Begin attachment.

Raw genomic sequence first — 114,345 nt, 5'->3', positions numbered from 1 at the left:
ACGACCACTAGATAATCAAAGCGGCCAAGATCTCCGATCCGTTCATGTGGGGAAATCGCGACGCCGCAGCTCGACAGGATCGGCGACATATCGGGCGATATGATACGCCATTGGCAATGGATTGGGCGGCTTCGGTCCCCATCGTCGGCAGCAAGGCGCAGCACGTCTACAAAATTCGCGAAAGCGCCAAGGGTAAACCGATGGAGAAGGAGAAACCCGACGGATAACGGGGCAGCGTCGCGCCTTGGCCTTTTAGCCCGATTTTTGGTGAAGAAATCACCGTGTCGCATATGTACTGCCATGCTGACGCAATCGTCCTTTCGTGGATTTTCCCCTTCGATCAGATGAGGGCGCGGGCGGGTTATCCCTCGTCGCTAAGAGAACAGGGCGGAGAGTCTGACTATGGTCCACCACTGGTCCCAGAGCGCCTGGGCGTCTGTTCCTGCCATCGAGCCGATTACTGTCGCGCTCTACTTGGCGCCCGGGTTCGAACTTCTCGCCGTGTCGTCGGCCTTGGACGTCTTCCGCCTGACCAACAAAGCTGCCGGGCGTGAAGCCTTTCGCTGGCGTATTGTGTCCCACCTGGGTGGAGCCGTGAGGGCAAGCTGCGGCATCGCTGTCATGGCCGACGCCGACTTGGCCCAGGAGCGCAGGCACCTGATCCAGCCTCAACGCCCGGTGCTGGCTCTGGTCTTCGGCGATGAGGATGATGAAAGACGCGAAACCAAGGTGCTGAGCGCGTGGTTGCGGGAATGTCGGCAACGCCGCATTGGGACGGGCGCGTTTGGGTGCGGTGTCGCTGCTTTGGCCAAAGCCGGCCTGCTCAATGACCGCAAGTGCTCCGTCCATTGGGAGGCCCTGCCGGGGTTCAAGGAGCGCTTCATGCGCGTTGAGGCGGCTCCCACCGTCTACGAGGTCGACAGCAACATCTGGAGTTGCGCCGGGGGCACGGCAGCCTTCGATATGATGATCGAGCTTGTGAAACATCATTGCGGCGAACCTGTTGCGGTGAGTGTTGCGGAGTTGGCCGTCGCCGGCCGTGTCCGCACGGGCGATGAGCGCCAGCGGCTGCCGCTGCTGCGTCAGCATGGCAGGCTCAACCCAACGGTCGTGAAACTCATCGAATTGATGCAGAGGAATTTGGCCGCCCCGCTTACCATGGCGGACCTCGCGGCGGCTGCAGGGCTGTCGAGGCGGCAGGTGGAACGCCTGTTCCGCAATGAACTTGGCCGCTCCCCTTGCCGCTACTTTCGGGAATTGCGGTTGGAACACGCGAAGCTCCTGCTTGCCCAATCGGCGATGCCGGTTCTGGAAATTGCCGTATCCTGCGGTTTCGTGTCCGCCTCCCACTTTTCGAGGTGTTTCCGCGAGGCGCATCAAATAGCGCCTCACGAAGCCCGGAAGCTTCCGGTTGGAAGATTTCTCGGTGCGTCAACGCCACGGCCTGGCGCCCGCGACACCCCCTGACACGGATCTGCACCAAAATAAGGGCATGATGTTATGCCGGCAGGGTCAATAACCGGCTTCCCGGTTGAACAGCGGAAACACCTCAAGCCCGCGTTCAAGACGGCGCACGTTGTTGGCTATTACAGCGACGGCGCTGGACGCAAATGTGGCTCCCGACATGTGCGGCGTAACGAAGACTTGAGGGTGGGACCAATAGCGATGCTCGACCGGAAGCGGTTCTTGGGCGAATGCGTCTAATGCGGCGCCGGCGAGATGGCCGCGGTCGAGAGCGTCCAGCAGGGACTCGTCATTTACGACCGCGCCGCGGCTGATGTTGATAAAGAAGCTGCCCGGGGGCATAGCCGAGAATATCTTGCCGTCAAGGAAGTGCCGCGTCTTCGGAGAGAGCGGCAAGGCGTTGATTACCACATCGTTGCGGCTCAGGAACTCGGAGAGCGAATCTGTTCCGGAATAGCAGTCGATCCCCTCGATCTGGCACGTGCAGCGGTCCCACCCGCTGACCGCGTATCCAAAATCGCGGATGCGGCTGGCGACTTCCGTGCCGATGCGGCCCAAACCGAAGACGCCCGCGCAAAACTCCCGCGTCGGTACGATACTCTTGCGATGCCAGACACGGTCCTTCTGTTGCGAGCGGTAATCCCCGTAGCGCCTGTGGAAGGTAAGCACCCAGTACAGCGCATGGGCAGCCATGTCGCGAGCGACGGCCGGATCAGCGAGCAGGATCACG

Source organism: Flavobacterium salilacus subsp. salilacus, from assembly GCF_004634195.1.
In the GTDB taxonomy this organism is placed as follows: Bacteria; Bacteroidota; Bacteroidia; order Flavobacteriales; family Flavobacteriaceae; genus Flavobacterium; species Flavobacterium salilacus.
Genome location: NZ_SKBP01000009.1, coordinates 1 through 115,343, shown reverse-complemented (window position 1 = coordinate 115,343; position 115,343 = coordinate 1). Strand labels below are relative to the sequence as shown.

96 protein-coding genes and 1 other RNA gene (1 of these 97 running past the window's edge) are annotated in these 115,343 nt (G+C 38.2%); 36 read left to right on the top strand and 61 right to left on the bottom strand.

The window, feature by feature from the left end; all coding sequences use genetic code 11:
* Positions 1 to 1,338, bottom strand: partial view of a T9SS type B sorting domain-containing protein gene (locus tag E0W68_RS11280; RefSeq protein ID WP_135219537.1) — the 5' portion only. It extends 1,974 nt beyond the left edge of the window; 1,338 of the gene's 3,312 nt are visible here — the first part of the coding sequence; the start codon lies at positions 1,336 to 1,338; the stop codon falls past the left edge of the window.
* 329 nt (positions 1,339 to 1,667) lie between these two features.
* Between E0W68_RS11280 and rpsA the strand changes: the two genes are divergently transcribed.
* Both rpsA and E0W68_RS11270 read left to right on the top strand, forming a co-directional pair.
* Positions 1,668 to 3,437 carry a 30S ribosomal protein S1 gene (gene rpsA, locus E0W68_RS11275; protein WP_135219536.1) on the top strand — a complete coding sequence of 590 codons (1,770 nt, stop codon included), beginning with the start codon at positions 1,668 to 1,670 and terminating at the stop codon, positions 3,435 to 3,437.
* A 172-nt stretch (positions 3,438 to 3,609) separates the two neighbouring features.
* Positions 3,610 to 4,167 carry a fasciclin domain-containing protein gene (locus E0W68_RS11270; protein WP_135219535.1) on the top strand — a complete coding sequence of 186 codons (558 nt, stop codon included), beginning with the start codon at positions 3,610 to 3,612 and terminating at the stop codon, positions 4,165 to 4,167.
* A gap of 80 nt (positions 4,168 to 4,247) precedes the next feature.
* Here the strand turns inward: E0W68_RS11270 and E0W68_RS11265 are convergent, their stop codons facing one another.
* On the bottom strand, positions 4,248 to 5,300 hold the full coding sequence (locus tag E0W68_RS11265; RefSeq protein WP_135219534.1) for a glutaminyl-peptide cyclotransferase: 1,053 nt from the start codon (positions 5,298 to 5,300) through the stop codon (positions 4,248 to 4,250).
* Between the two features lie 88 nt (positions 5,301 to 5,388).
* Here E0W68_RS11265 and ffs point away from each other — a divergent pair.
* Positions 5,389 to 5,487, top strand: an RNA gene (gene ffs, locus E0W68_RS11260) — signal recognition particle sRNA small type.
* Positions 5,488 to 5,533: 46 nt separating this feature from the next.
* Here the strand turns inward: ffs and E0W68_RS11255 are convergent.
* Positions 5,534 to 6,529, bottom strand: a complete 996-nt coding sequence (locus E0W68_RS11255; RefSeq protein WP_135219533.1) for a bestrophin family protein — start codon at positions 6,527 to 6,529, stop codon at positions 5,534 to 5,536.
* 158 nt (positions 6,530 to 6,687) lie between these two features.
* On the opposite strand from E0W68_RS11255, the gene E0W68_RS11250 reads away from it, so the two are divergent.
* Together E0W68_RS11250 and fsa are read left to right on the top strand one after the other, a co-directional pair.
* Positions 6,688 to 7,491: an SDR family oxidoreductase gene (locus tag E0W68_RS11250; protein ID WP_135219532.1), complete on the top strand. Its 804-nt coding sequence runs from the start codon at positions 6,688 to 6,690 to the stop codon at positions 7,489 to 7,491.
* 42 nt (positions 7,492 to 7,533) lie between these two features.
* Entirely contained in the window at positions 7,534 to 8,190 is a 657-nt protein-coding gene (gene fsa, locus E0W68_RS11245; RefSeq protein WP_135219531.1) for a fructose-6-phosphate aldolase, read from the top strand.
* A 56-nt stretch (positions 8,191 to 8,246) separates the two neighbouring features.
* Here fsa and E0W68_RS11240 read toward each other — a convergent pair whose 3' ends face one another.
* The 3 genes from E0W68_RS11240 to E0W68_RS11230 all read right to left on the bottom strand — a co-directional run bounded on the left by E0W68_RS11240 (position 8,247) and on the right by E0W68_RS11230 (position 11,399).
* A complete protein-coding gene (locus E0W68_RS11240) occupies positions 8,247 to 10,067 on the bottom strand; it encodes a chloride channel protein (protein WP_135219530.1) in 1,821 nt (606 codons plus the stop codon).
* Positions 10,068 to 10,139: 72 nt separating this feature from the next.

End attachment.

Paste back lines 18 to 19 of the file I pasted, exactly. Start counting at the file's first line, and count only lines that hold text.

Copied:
* Between the two features lie 88 nt (positions 5,301 to 5,388).
* Here E0W68_RS11265 and ffs point away from each other — a divergent pair.